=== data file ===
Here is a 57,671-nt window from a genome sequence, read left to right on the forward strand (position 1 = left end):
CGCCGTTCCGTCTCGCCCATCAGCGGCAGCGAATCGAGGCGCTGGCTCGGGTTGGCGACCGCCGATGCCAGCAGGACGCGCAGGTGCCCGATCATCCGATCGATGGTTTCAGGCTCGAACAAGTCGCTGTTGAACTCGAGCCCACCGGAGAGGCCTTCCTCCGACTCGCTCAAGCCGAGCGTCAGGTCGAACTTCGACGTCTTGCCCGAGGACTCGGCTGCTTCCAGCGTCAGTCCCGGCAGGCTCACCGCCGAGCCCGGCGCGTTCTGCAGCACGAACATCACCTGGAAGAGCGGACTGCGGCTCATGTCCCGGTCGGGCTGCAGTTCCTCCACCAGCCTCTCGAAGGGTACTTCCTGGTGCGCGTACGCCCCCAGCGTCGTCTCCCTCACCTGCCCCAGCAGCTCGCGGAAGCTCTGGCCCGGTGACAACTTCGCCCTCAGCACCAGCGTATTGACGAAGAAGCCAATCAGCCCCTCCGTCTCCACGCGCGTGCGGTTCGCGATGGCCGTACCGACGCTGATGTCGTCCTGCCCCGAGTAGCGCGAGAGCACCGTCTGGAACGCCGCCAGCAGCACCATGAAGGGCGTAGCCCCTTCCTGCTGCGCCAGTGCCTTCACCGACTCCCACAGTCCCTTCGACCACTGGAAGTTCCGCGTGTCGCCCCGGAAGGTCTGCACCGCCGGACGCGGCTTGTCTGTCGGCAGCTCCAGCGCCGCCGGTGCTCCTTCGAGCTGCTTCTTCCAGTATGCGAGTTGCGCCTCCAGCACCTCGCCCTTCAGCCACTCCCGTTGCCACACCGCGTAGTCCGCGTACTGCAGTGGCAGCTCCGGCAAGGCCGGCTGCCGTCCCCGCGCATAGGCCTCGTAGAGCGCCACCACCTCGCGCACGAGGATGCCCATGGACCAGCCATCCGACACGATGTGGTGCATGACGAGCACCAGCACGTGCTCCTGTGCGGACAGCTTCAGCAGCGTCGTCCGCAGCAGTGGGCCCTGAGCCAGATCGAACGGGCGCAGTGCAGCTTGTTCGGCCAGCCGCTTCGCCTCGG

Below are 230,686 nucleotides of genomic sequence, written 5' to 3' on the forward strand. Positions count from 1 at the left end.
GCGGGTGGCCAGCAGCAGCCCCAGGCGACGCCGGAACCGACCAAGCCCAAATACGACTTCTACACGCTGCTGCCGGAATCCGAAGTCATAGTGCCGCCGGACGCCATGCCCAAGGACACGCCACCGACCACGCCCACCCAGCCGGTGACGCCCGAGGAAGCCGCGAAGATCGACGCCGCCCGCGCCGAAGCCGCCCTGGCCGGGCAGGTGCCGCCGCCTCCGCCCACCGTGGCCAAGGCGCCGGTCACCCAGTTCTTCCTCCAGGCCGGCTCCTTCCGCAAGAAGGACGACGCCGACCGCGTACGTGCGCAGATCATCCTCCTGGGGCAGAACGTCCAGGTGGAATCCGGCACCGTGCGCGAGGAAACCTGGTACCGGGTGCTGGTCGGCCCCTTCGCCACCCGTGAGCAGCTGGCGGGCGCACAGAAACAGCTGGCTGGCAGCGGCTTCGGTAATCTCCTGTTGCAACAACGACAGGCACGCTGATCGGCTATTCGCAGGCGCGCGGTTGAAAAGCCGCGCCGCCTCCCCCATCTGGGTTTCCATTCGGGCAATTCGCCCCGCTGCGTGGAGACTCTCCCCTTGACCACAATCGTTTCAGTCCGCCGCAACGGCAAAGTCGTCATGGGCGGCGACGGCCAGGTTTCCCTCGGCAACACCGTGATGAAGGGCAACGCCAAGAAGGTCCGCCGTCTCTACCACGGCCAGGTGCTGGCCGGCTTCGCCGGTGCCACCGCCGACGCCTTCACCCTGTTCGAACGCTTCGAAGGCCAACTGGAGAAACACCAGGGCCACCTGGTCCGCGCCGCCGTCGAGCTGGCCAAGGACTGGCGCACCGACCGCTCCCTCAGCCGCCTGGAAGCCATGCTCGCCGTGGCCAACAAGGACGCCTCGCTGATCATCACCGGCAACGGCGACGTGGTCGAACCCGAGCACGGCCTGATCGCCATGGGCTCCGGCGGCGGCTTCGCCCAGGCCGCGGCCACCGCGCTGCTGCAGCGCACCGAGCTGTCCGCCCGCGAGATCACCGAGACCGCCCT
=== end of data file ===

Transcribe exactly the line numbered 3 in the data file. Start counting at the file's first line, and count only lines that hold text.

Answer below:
Below are 230,686 nucleotides of genomic sequence, written 5' to 3' on the forward strand. Positions count from 1 at the left end.